A Tale of Two Photo Salons

It’s always nice when photographs are selected for exhibition and doubly so when two of your images are picked for separate shows. One is from an assignment I did last year for Wired Italia and the other is a new image from my series, At Home With The Furries.

Portrait Salon 2015

At Home With Llamasoft
This image of Jeff Minter and Giles Zorzin from the independent video games company, Llamasoft has been selected for the Portrait Salon 2015 exhibition.

They left quite an impression when I met them in spring 2014, going down to their farm in West Wales and being given free rein to explore their working space, chockful as it was with old gaming and computer tech. An Aladdin’s Cave for the gamers among us. More here on a blog post about that particular shoot.

The private view is at 6.30pm on Thursday 19th November 2015 at The Embassy Tea Gallery in London and the exhibition will close on 22nd November 2015. It then continues to Tokyo in February 2016. All welcome!!

More information about the exhibition here: https://www.portraitsalon.co.uk/

Photofusion Salon 15

At Home With The Furries

This image of Sticks, a fox from Wimbledon from my series, At Home With The Furries has been selected for the Photofusion Salon exhibition.

Sticks is an explorer and what sort of explorer would he be if he left his house without a map and animal sidekick! As with so many of these furry portraits, when it comes to working with such a closely knit community, trust is paramount hence the gradual pace of getting to know furries who are interested in being photographed for the project. Sticks is a close friend of Edward Fuzzypaws, more on Edward here.  More on At Home With The Furries here.

The private view is at 6.30pm on the 9th December at the Photofusion gallery in London and the show continues until the 31st January 2016.  All welcome!!

For more information about the exhibition: http://www.photofusion.org/salon15/

Taking it back to the beginning #fursuitfriday

I’m sometimes asked how I started the furry project. Let me paint a picture: it’s 2008 and it’s a cold October day in Bloomsbury, I exit a cab under slate grey skies with a camera bag in one hand and a animal suit slung over my shoulder. Exit stage left into the foyer of a nondescript hotel that feels like every other corporate hotel in the world. Heartless, soulless and just look at that carpet. Three thousand square feet of the most nauseating red and blue fabric ever produced, memorable for all the wrong reasons.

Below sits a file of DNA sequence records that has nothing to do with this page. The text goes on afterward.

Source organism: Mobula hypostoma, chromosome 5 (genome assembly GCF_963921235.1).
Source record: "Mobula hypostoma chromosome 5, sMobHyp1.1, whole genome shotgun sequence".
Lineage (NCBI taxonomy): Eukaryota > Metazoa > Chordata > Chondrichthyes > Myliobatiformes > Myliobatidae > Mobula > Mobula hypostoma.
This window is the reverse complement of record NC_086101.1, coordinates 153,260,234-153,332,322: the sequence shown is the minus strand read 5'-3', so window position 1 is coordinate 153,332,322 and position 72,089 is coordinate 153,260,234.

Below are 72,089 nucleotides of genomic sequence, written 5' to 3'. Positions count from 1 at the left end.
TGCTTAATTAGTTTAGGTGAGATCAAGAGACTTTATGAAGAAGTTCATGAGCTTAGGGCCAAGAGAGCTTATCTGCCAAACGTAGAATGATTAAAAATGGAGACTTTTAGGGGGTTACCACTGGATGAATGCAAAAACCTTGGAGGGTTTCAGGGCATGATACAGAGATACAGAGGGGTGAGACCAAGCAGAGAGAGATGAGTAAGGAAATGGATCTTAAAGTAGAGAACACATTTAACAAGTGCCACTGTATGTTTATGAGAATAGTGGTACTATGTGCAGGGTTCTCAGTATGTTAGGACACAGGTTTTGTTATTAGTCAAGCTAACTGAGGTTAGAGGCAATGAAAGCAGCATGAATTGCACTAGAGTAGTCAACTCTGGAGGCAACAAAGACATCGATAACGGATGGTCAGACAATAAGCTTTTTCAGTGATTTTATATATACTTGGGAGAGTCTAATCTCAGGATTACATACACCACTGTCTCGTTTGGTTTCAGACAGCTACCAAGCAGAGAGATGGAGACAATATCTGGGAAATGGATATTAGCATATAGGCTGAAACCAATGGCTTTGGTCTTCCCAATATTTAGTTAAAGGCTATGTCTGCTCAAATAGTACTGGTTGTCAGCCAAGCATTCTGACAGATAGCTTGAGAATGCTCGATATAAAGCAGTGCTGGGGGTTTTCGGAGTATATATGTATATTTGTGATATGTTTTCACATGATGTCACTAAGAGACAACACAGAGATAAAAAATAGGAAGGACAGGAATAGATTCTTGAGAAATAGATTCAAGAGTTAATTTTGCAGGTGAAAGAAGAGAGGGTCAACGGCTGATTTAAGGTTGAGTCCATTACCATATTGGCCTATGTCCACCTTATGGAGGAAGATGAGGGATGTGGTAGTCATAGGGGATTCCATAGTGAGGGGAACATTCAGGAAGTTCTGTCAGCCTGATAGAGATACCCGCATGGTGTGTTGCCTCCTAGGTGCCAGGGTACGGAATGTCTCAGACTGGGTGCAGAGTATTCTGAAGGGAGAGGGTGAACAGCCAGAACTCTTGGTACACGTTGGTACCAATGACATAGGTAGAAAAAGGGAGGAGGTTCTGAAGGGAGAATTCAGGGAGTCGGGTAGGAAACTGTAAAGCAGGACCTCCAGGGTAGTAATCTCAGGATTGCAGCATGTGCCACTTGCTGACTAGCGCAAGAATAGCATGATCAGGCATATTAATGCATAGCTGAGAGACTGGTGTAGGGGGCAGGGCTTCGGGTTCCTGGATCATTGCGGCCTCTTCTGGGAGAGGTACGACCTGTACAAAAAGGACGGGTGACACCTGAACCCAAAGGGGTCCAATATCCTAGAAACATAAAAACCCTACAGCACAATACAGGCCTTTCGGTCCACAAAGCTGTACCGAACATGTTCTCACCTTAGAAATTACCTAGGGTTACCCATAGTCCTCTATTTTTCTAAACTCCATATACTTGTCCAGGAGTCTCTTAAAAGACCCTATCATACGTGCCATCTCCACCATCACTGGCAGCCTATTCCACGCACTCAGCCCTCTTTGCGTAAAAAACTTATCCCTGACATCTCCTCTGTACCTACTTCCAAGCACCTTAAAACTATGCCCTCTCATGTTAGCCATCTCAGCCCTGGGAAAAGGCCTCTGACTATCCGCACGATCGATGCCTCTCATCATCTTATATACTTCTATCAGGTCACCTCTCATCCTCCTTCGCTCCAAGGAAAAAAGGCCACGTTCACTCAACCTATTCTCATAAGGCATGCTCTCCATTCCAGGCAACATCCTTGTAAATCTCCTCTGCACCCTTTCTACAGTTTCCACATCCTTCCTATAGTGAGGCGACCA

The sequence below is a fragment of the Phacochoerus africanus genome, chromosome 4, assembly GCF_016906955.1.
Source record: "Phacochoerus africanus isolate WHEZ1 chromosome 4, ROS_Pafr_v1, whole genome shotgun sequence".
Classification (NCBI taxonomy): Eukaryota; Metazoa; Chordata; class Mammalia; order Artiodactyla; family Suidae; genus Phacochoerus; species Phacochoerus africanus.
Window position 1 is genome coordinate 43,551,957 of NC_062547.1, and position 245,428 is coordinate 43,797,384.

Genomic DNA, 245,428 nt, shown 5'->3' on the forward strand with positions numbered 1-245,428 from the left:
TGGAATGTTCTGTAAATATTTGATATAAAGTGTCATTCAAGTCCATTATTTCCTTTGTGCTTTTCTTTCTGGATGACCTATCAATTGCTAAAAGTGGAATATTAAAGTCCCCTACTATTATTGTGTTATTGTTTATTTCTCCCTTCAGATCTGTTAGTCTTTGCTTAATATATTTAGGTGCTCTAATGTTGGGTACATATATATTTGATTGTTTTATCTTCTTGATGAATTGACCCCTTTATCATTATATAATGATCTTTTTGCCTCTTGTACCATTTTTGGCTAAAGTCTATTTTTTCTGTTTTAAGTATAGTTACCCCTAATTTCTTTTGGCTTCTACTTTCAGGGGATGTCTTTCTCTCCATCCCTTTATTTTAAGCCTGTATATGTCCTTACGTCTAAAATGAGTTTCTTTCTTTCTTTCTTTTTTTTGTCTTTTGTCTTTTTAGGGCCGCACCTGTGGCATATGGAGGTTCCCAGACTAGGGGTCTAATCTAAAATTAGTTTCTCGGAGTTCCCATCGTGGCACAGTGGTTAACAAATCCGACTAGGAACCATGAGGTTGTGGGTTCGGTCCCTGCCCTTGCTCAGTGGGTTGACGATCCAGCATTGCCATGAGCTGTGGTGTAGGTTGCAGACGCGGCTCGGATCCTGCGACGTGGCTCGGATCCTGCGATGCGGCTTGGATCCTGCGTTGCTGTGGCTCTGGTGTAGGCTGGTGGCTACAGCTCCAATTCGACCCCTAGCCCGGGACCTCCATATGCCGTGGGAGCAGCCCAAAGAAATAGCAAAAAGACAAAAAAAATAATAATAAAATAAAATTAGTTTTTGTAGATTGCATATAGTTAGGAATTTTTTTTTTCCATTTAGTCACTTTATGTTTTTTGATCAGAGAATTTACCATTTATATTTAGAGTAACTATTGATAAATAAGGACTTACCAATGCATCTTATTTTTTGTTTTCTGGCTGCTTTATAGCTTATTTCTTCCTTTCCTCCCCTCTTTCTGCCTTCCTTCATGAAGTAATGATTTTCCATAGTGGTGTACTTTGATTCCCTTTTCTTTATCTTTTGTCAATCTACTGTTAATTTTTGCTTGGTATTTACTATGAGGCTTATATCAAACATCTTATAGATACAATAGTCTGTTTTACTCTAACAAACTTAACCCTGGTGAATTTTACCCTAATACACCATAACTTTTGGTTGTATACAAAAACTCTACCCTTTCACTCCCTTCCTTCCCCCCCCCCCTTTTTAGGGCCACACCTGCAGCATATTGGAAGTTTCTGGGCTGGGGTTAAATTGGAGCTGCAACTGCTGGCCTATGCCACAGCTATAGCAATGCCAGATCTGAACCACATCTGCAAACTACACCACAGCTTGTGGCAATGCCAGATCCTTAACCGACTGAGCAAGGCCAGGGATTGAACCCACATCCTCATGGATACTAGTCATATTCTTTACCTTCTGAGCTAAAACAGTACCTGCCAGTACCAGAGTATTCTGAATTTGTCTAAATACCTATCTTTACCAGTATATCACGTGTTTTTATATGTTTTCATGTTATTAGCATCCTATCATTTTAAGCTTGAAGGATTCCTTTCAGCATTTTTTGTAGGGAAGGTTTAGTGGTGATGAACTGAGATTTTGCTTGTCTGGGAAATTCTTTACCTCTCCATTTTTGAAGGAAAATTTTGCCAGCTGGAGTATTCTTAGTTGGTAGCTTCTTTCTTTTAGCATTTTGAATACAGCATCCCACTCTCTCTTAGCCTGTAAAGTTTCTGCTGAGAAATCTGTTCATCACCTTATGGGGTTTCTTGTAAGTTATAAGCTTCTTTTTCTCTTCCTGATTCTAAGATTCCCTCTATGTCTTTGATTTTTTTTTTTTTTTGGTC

I ask the receptionist about the convention, he doesn’t answer, just looks to his right and nods. I follow his lead and enter a modern ballroom and I’m greeted by a six foot fox who proceeds to give me a great big hug.


Galdor, the friendly fox

This is a shoot for Bizarre magazine, in the heydays of the magazine. Before it reached the end of the road. The shoot sees me dressing as some sort of mascot style cat, Alix Fox lent me the suit and yes that’s her real name!

The head has to go due to the fact I can’t see through the viewfinder and as a newby I’ve conveniently broken the first rule of being a fursuiter, I’ve revealed my identity.

Still asking furries if they wouldn’t mind being photographed by me draws a mixed response, some are happy to pose. Others are slightly more reticient with “who are you, why do you want to photograph me?”¬† Er, because you’re wearing a amazing red fox outfit. “I’m worried people will recognise me” That’s a hell of an outfit to hide in.


After a while, they warmed to me and ended up with a furry being my lighting assistant. Sadly no pictures of this exist ( unless there were any other photographers at RBW 2008 who took my picture..there were loads as I recall)


The famous carpet

I decided there and then that there had to be a bigger story than just photographing these amazing looking creatures at a convention, although my attention was distracted somewhat by the furry commonwealth games, which seemed to be a game of musical chairs


And….time to move


Are you lion to me…


FFS or For Fox Sake

Alfa Fox in all his glory

Alfa Fox in all his glory

It gave me the first threads of an idea, I wanted to reveal a little more of who the characters are and what identifying as a furry is all about. It took another year or so to gain their confidence and from there on in it was the beginning of At Home With The Furries

  • Seriously though, if there were any photographers at RBW 2008 and they have a picture of me in the cat outfit being assisted by furries, would love to see the picture. If only to prove it actually happened…

Falmouth Photo Symposium 2015, me and the furries

As readers of this blog may have well…read in the past I gave a talk at the annual The Institute of Photography Symposium at Falmouth University to the students in January.

As well as meeting the students, and being very impressed with the quality of their work. I went the whole hog and managed to break down a talk about my photography, the furries and my editing work into 40 minutes. There were quite a few questions from the floor afterwards as I recall…usefully my talk was recorded so rather than me bleating on about it, you can have it from the horse’s mouth.

It was also nice to meet some of my fellow photography professionals, Gemma Padley, Roger Tooth and Tim Flach to name a few.